Saturday, December 10, 2005
Book Review: The Matrix - The Shooting Script
I think just about anybody on earth with access to some form or media knows about this movie. In fact I would almost bet that anybody savvy enough to be on the internet has, and who else would be reading this blog anyhow.
So I’ll skip telling you what this movie is like or about and cut straight to the review of this book, which is in fact the shooting script used to make the movie.
Why review a shooting script? Well, I’ve been working on my script’s first draft now since September (check my Writing Odyssey blogs on the right to see how I’m doing) and reading scripts can really help the script writer understand how to put things together as well as gleam information on how to actually write some of the scenes correctly - or at least coherently.
And the job of your script, if you are writing one or thinking of it (I’m talking Spec Script here, not shooting script), is to get noticed and get sold. And you want the cleanest, sharpest script you can make to pass the slush piles and get bought. Reading through and thinking about The Matrix script will help you with this. It is a perfect example of what to do.
I’m going to say right now that The Matrix is the best action-hero movie I have ever seen in terms of script form. It has ever beat, every nuance, every detail so perfectly executed that once you know what you are looking for in an action-hero script you can see it here - done to near perfection.
And that’s why I like to read it and re-read it, to pick up on those moments and see the pacing of the movie unfold to its ultimate climax when Neo comes back from the dead and does agent Smith.
Strangely enough, once you have watched the movie, reading the script is a fantastic experience. In fact, the best way to enjoy the shooting script is to read a few scenes and then watch them. You relive the scenes and if you study each scene for relevance to the whole, you soon find out the Wachowski brothers had their act very much together.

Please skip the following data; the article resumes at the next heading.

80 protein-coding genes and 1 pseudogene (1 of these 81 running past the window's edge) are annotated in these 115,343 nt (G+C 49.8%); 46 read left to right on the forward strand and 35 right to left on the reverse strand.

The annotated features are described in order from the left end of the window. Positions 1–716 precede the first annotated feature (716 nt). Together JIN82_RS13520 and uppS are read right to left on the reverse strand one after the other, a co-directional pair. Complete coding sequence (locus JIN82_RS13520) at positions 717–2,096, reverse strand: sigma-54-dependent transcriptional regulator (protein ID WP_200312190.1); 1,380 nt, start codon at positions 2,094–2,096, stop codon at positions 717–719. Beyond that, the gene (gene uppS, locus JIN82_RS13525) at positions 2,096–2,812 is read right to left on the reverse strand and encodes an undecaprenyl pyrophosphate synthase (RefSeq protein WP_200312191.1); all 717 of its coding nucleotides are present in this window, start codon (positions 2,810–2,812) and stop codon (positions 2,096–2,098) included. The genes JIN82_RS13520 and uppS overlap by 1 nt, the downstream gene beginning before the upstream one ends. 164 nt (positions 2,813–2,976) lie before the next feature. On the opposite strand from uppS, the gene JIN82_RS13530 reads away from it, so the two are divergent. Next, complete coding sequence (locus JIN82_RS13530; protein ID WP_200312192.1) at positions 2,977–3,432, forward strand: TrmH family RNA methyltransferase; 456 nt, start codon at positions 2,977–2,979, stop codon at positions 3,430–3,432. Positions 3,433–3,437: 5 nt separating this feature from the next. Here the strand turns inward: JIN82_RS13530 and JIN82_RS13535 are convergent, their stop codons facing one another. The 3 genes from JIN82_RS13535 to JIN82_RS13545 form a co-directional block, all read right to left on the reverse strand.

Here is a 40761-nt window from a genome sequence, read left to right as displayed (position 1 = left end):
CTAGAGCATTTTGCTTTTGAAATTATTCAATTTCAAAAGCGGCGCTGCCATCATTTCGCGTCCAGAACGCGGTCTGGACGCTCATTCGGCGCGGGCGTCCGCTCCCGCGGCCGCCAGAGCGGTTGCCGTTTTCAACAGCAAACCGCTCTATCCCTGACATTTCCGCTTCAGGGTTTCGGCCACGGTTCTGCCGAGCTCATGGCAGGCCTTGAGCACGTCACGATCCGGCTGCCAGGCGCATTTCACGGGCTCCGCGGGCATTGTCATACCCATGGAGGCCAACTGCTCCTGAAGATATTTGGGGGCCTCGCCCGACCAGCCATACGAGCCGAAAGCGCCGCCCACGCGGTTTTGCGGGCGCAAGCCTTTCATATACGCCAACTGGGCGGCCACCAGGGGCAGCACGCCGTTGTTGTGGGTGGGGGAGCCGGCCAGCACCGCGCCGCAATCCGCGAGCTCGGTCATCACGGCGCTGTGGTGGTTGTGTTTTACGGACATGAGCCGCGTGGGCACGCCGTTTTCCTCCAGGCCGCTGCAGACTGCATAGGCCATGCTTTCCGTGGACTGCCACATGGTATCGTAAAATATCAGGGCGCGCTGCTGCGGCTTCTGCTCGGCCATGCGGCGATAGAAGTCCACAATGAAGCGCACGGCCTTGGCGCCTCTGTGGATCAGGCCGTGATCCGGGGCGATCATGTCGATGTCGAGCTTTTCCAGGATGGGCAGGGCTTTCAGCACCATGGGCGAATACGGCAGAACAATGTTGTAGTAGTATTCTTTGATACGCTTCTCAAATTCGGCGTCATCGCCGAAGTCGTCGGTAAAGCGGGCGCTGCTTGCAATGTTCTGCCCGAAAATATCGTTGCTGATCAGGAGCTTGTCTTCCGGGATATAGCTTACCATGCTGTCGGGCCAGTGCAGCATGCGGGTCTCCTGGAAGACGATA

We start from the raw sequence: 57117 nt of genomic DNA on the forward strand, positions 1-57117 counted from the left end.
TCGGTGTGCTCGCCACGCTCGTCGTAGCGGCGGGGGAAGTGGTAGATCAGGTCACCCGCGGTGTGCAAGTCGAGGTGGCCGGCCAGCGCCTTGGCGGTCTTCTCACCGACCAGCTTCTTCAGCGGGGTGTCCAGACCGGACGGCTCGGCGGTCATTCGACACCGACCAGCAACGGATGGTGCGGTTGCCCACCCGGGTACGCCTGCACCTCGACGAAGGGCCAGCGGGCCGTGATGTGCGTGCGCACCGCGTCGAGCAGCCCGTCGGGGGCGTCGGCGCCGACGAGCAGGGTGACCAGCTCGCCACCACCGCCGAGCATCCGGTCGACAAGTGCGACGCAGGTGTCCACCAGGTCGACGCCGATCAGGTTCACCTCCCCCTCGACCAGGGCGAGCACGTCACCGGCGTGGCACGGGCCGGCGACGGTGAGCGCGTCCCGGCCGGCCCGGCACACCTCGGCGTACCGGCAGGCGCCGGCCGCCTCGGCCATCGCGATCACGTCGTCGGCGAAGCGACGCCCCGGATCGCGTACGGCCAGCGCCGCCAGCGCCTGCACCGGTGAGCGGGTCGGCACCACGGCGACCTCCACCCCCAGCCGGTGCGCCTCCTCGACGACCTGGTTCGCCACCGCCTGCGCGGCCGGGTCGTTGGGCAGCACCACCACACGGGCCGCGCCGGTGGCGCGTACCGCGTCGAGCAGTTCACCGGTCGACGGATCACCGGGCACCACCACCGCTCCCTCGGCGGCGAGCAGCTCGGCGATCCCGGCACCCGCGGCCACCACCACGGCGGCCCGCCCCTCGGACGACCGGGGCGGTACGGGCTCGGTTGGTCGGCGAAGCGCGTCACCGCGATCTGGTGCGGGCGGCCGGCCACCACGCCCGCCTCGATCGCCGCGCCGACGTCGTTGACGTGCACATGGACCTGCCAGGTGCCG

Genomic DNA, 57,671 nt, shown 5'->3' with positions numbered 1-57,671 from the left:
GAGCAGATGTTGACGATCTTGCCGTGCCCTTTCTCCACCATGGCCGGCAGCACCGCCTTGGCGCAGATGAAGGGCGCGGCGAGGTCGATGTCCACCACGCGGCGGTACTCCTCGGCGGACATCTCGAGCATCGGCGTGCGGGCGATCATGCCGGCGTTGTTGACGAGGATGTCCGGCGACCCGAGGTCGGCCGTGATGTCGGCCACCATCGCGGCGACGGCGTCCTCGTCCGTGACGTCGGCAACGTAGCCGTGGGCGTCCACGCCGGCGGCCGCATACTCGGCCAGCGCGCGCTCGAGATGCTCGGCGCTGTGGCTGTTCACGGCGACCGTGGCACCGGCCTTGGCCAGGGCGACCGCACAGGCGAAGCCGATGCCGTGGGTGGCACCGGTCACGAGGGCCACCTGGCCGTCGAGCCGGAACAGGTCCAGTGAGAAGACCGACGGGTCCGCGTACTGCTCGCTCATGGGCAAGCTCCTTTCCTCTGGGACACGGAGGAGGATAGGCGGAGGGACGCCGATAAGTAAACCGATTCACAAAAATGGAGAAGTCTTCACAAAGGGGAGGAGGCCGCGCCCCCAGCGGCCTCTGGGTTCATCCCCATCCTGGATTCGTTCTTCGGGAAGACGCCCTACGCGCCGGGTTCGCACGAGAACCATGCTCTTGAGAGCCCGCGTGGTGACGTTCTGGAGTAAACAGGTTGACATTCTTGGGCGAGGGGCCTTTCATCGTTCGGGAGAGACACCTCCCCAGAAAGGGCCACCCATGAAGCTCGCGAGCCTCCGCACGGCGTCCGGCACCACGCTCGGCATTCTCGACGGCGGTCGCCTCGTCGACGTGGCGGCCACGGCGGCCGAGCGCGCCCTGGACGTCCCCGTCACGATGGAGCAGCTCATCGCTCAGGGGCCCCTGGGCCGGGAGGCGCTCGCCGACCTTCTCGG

As a script writer, this shooting script is an absolute jewel. There are a ton of different shots in this movie and it’s informative to know how to write specific types of scenes in script format. Again, you have to be careful writing a Spec script because you don’t number scenes, give directorial directions or camera angles like a shooting script does. What you do need is to be concise.
The Matrix shooting script is very concise. If you ignore the shooting script format and look at it with an eye toward the Spec script you will be fine and learn a lot as I have.
So, with an eye to studying scripts, you can’t go wrong with The Matrix. It has everything you ever want in a script to learn from. And it’s just fun to read anyhow if that is what you are after.
For extras, there is an introduction from William Gibson (Author of Neuromancer) and scene notes by the Phil Oosterhouse (assistant to the brothers during shooting). Both of these extras are well worth the read and a real bonus. I won’t spoil it here by telling you much about either though.
But I have to mention one particular scene note I liked. It is the note about the TV repair shop scene. During one take of that scene, involving Trinity, there was a ghostly figure lurking in the back of the camera shot. Nobody was there. It was later noted that somebody had shot themselves with a handgun in the basement of this shop a few years back. Spooky, but cool. Wish that take had made it to the DVD.
So, if you are a script writer - this is a must book. If you like the Matrix - this is a must book. If you want to know how a great script is put together - this is a must book.
Get it and read it while watching the movie. You may get inspired to write one of your own.